Federally Mandated Retirement Clearinghouse Closer to Reality?
One of the benefits of a 401k plan is that workers can take their money with them when they leave, unlike traditional pension plans. But that benefit can also be a challenge with people switching jobs every four years, more frequently for younger workers, leaving a trail of orphaned accounts that are hard to manage and often abandoned causing severe leakage.
Sen. Elizabeth Warren Dem-Mass. and Sen. Steve Daines Rep-Mont. introduced a bill which they call a “retirement lost and found” that would create a database of old retirement accounts allowing workers to better manage their disparate accounts by either consolidating their old accounts into their current 401k plan or rolling it into an IRA. Smaller abandoned accounts would automatically be put into target date funds rather than cash which is where they are usually housed. Forty percent of workers cash out small 401k accounts when they leave their employer.
It’s also a benefit for employers sponsoring a 401k plan stuck having to manage small accounts that make their plan unattractive plans and more expensive for active participants. Unless the account is less than $5,000, it must be maintained.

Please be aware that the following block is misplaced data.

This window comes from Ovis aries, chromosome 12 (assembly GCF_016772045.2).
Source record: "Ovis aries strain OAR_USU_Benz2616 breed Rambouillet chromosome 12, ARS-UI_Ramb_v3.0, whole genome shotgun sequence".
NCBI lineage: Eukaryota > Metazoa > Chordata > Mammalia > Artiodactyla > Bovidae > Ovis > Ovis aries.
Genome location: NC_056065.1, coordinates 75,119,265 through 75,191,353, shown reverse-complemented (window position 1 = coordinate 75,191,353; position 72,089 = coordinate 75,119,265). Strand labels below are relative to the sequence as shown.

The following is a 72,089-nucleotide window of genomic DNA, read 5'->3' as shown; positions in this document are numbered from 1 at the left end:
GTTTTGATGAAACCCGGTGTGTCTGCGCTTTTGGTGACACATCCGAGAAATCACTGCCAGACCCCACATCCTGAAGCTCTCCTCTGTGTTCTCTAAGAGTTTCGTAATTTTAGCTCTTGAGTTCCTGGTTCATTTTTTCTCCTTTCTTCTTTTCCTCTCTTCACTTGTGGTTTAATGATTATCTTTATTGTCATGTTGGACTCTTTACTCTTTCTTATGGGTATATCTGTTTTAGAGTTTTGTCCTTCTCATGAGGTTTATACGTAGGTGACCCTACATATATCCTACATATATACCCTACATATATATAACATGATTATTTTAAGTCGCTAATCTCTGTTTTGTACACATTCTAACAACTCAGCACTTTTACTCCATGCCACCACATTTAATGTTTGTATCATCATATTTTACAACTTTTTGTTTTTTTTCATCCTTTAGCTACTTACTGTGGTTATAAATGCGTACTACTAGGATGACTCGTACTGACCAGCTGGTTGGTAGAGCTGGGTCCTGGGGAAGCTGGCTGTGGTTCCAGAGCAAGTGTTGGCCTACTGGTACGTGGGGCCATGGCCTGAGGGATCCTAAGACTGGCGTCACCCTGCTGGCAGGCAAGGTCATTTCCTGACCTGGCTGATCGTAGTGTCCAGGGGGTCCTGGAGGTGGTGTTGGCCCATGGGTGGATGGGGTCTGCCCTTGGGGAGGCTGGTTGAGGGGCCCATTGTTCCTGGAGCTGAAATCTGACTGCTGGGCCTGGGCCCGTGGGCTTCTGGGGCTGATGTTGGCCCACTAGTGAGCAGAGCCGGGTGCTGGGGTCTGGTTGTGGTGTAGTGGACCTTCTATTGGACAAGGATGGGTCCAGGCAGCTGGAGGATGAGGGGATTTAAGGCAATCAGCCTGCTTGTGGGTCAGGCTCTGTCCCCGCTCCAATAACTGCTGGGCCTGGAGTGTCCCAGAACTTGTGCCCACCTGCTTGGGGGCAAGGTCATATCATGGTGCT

Though a national, federally mandated solution would be ideal, there is a private solution today called the Retirement Clearing House (RCH) that helps plan manage abandoned accounts as well as encourage roll-ins. Requiring record keepers to cooperate in a national database would make this process easier.
According to research commissioned by RCH conducted by Boston Research Technologies, as many as 73% of plan participants would be willing to use and pay for an employer sponsored roll-in service which can take as much as two months to accomplish when employees do it on their own. And as many as 91% of employees would prefer to roll-in their previous balance rather than keep it in their previous employer’s plan or roll it into an IRA. Click here for more on usage of roll ins.
Why should employers care? Employees that have consolidated their retirement accounts will be able to better manage their finances spending less time at it and feeling more financially secure and less stressed resulting in better productivity. In addition, more assets in the retirement plan and higher account balances means more leverage and better service from their record keeper with little if any increased liability or costs.
Latest posts by Fred Barstein (see all)
- 401k Education and Communication Impacts Participation Rates - September 4, 2019
- Clever Ways to Engage Senior Management in your 401k Plan - June 4, 2018
- 401k Loans: Can Redesign Help? - April 23, 2018